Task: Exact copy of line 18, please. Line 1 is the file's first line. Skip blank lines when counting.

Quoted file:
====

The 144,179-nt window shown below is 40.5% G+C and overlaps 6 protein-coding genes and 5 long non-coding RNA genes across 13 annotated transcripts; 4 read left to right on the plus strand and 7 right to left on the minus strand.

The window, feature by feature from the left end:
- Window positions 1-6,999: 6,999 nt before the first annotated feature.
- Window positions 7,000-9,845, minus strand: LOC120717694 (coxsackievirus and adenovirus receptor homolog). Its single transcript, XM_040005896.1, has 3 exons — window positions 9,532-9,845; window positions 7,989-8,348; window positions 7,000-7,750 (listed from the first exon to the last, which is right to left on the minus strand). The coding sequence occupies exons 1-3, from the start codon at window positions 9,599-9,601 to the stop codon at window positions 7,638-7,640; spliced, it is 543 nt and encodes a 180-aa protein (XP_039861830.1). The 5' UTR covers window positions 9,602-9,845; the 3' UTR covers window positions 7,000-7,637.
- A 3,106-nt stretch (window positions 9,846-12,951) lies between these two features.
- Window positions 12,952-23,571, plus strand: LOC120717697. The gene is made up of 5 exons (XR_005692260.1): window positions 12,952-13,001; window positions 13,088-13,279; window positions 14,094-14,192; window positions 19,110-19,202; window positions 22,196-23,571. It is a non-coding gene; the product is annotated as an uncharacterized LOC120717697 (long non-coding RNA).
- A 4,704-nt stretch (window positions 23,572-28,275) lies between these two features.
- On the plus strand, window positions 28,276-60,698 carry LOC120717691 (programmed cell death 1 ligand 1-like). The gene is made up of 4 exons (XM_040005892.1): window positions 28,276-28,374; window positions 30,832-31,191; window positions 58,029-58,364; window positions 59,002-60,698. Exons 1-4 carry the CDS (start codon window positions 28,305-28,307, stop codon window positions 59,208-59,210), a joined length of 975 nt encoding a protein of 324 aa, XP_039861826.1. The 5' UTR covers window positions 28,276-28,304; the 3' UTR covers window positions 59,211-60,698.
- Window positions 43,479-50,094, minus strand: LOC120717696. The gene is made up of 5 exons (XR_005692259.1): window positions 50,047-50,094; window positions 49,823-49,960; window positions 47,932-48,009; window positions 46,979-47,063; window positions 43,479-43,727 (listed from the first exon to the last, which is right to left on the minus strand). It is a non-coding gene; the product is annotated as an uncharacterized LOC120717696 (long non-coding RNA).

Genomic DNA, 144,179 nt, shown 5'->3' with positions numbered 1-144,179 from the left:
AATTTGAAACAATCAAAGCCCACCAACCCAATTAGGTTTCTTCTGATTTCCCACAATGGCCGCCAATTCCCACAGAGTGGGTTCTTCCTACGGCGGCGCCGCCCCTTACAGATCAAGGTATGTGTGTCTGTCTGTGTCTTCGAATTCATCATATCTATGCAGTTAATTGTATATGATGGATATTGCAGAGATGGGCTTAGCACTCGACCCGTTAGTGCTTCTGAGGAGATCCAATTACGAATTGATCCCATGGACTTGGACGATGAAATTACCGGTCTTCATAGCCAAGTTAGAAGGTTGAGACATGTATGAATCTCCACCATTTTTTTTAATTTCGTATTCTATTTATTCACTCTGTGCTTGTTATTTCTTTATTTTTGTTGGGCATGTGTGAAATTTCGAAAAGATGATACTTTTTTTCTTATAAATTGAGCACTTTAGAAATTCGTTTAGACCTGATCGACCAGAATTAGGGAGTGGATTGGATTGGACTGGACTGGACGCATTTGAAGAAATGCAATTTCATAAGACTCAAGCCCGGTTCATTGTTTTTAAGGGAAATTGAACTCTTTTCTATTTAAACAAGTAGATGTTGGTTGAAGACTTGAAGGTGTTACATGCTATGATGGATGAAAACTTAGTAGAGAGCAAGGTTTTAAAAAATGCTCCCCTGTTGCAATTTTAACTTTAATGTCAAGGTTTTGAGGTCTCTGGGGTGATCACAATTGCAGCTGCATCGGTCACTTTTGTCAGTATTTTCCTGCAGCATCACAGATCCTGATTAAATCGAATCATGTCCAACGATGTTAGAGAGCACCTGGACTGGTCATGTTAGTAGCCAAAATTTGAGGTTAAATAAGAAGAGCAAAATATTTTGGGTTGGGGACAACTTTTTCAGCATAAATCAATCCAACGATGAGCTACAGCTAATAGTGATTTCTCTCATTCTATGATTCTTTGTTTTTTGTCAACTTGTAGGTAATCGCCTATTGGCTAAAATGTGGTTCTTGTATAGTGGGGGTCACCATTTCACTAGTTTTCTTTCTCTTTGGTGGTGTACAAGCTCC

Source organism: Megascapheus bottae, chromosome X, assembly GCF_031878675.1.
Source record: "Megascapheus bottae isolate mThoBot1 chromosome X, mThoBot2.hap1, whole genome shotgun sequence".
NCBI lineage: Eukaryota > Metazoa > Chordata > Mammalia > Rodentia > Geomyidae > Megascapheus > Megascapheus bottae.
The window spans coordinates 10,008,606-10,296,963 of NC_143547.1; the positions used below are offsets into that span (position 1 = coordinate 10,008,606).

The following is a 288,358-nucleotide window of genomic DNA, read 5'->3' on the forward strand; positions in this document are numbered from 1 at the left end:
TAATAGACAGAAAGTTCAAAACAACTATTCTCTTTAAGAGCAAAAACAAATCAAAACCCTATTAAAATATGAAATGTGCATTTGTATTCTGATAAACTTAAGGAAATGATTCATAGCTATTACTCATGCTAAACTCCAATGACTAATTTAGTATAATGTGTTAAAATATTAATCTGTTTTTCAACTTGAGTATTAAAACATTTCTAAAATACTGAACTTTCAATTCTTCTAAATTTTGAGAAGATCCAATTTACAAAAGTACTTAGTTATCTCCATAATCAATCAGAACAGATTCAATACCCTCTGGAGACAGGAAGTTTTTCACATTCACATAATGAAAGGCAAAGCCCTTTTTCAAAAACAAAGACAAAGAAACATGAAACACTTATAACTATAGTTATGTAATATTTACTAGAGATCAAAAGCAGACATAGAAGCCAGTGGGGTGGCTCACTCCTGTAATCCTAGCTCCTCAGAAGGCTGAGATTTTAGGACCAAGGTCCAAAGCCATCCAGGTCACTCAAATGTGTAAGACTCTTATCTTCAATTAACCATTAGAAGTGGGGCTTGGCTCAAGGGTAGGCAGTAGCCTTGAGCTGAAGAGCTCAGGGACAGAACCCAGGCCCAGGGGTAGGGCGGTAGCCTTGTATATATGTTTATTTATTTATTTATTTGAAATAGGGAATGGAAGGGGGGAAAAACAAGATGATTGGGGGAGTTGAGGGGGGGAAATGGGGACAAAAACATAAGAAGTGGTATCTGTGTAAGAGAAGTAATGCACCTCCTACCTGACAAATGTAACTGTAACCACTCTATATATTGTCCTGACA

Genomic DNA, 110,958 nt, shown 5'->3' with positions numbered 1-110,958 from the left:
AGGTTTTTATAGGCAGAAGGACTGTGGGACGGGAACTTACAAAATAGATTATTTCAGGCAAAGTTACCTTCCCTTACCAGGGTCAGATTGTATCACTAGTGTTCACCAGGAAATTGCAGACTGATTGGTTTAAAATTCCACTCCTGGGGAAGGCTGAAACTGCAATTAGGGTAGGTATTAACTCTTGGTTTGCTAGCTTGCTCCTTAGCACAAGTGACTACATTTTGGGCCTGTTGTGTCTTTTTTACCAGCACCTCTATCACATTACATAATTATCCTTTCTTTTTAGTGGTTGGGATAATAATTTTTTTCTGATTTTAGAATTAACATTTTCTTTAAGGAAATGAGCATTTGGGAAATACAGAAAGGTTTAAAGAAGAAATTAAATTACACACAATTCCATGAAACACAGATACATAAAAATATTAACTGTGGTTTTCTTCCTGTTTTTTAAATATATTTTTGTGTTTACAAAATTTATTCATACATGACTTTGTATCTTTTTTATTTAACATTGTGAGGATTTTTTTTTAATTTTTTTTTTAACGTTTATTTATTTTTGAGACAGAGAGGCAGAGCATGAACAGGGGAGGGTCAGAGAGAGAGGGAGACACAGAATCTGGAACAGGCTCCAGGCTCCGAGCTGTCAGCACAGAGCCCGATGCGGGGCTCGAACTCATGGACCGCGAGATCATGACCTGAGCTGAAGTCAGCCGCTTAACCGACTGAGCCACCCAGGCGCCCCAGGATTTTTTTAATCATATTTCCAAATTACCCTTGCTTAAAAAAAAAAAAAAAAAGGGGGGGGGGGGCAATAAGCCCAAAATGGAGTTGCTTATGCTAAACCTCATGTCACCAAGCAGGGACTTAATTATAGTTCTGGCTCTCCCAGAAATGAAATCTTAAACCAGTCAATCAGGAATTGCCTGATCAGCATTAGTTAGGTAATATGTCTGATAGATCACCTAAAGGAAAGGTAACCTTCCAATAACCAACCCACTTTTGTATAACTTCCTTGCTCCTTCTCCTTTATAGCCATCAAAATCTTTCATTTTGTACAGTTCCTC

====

Genomic DNA, 110,958 nt, shown 5'->3' with positions numbered 1-110,958 from the left: